FSSA spokesman Dennis Rosebrough said Rhoad's resignation was not connected to this spring's controversy, which he described as "not always a pleasant experience."
Instead, Rosebrough said Friday's announcement was timed to the start of the state's two-year budgeting process. Indiana's new fiscal year began Saturday.
"We knew that Dick was not going to be here for the full four years," Rosebrough said. "I think, far and away the deciding factor was the logic of the timing and just looking at the way state government operates and the whole budgeting process."
A spokesman for the American Federation of State, County and Municipal Employees Council 62, which represents FSSA workers, said he was skeptical of the explanation of Rhoad's departure.
"I think today's announcement makes it clear that Dick Rhoad's decision to withdraw the sweetheart deal he made with the Daniels' administration to outsource his own job was only to help the governor save face from the ethical questions that the deal raised," said AFSCME spokesman David Patterson.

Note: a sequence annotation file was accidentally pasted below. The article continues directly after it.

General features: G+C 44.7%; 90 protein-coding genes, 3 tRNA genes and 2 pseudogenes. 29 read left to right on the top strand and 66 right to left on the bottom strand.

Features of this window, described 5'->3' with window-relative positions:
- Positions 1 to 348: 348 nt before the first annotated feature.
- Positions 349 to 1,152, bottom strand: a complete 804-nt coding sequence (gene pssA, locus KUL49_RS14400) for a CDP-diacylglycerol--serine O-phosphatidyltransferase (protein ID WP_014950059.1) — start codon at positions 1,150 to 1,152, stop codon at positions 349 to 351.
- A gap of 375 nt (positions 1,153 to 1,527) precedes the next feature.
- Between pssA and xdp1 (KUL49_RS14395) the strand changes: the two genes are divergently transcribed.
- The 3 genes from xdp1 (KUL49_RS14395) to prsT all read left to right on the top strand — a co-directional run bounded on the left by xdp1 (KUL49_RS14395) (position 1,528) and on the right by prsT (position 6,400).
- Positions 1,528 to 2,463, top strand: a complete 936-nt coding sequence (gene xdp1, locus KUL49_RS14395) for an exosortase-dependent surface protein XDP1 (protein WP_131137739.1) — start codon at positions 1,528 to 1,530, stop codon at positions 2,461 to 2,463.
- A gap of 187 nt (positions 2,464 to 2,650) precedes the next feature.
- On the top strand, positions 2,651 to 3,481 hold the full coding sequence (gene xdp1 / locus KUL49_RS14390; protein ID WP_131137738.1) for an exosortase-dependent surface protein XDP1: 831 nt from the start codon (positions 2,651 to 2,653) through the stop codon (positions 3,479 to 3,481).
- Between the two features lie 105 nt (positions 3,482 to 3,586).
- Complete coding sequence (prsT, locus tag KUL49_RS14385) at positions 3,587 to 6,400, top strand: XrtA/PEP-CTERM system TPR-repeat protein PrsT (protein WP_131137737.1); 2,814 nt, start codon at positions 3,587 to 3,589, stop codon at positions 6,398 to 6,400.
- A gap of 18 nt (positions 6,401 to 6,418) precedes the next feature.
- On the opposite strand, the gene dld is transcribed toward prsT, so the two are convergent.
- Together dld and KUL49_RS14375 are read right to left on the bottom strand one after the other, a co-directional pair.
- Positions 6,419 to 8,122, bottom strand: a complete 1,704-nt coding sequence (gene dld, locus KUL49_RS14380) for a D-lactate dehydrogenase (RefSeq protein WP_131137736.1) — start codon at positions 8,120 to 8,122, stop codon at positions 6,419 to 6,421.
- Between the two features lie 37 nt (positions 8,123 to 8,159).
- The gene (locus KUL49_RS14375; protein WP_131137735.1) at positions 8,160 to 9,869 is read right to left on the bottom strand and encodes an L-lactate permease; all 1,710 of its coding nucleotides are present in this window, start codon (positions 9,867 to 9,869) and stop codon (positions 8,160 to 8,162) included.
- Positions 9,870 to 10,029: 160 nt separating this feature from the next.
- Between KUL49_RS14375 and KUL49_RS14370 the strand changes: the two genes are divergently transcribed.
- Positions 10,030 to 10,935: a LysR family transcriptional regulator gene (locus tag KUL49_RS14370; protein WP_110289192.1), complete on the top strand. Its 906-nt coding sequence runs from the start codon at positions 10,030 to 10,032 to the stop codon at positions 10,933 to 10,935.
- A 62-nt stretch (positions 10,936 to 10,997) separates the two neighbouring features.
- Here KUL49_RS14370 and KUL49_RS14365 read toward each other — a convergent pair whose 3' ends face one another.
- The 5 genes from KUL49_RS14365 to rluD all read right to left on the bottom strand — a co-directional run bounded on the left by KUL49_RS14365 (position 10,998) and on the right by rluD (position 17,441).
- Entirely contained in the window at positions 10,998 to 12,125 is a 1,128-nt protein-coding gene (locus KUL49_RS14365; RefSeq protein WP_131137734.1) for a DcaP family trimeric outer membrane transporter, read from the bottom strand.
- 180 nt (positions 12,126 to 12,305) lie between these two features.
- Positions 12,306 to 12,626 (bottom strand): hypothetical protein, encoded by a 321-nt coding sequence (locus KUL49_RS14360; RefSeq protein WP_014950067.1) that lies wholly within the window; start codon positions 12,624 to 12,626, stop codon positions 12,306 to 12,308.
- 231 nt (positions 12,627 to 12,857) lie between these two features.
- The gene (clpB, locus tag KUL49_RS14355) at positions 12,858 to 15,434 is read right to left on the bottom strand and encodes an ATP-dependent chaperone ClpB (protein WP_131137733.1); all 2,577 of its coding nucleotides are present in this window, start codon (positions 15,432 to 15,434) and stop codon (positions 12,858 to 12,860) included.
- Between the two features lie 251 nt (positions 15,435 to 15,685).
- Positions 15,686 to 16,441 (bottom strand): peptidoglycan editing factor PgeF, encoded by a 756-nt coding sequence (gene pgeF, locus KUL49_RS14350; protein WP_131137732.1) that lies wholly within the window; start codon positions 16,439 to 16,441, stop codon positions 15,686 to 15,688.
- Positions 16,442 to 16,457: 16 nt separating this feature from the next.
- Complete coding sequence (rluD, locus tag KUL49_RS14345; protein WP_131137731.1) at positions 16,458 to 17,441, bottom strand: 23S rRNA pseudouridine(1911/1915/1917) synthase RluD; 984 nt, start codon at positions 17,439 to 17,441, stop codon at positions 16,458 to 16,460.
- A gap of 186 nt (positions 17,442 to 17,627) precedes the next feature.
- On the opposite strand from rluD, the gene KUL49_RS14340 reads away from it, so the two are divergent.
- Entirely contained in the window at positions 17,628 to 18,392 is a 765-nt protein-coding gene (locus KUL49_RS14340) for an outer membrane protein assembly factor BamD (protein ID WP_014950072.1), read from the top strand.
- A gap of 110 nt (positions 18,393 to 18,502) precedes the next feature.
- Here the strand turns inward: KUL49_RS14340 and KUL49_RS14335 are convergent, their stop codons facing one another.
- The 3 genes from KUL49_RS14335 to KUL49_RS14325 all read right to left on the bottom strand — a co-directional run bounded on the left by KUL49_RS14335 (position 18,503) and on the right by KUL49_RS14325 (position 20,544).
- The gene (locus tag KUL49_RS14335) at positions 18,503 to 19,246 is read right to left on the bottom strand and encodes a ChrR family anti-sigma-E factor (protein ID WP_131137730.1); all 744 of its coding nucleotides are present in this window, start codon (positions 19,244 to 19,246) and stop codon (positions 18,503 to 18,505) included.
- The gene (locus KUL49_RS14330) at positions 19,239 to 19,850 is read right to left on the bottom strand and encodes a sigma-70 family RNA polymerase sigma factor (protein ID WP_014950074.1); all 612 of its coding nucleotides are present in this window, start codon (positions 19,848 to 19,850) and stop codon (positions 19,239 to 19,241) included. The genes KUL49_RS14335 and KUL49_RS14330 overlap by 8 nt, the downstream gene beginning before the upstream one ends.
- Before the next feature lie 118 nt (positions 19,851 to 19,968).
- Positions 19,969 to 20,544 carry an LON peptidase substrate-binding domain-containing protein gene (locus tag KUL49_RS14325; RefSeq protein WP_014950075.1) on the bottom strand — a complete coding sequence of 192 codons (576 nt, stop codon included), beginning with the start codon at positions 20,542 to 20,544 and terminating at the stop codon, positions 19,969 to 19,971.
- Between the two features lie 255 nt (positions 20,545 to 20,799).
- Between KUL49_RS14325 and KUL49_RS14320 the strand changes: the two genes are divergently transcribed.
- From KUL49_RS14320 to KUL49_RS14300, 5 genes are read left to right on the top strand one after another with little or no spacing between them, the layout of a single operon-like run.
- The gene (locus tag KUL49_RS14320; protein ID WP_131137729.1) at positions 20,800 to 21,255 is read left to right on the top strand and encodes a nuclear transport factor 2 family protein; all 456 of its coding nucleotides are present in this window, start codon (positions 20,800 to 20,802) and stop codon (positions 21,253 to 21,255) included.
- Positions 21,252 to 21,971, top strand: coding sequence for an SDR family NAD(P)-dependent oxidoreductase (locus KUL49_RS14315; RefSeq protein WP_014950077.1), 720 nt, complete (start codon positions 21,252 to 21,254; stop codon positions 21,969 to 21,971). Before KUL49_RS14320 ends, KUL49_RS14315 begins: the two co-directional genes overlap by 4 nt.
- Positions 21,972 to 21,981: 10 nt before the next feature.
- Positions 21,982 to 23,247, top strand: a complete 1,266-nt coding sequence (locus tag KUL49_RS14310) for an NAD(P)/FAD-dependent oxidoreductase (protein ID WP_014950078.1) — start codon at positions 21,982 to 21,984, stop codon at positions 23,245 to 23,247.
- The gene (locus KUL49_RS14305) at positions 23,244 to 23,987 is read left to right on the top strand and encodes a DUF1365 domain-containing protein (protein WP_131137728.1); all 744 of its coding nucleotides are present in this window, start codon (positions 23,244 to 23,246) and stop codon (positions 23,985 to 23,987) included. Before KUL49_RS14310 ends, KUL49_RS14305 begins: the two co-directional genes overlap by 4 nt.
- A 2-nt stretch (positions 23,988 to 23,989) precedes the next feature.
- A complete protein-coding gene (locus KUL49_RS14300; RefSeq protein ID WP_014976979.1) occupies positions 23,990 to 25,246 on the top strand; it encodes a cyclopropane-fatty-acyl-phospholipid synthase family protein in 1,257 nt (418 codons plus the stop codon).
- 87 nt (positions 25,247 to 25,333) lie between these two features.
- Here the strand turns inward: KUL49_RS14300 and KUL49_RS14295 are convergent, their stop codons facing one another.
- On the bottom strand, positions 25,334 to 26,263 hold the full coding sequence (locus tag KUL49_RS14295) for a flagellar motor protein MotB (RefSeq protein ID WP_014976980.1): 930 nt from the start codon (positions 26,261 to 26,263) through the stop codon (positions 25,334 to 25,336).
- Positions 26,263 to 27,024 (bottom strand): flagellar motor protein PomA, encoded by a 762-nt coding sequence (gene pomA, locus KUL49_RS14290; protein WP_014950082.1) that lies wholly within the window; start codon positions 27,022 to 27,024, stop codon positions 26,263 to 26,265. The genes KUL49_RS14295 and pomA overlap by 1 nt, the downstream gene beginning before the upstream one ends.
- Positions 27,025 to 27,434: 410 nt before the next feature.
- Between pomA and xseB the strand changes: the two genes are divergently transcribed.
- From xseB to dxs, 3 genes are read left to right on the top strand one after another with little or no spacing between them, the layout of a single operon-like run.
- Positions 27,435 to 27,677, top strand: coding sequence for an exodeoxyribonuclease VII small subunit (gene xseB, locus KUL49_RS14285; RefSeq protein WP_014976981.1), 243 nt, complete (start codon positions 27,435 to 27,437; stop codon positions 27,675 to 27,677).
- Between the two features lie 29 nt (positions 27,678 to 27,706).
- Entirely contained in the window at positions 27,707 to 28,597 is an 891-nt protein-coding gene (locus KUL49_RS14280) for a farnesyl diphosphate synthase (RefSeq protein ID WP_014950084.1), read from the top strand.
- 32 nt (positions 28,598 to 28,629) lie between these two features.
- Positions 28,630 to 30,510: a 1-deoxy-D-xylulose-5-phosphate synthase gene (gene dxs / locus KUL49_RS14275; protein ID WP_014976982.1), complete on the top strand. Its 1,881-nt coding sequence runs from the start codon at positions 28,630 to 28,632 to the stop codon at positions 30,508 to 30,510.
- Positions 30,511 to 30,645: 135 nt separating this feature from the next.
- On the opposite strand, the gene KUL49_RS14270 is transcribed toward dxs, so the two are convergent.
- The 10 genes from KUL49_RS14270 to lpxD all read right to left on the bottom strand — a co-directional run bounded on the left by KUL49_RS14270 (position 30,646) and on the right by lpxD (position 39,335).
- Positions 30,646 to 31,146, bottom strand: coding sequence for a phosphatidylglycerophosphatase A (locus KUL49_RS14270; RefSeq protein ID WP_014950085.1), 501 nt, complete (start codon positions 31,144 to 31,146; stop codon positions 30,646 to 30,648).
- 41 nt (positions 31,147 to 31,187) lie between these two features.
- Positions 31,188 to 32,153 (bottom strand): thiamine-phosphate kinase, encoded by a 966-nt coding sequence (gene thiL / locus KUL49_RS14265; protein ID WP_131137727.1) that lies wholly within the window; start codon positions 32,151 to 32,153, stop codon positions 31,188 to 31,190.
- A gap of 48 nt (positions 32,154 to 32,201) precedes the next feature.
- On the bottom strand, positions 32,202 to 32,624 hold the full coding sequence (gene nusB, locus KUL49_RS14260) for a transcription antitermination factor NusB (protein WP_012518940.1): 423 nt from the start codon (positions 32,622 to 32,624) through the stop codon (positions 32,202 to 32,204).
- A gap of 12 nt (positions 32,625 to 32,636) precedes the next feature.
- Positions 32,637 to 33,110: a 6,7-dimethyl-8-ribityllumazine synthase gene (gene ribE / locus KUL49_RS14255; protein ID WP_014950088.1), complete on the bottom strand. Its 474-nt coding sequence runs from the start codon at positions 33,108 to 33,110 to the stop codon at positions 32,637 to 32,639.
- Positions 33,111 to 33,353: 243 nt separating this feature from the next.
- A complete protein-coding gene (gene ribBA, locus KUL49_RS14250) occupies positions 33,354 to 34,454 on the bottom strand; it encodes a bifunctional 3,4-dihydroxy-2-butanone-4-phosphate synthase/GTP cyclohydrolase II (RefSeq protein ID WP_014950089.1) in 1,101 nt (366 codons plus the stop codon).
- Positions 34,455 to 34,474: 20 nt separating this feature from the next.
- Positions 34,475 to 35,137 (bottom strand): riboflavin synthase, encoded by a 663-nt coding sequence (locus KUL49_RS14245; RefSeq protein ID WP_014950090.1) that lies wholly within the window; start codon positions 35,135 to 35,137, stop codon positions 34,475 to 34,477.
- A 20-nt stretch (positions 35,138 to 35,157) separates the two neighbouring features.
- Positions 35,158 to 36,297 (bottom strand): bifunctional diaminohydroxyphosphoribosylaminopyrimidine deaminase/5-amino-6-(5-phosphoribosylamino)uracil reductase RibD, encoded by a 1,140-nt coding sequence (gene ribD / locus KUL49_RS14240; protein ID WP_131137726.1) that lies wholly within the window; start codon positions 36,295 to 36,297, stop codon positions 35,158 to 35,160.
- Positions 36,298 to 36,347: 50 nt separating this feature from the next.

"I think Rhoad's resignation now, less than two months after this sweetheart deal soured, gives the appearance of sour grapes," he said. "And it hurts public confidence that this administration is performing its responsibilities on the up and up."
The agency has also been the center of controversy because of a privatization plan it is proposing for many of its welfare-related services. One of the two competing vendors, ACS, is FSSA Secretary Mitch Roob's former employer prior to joining FSSA.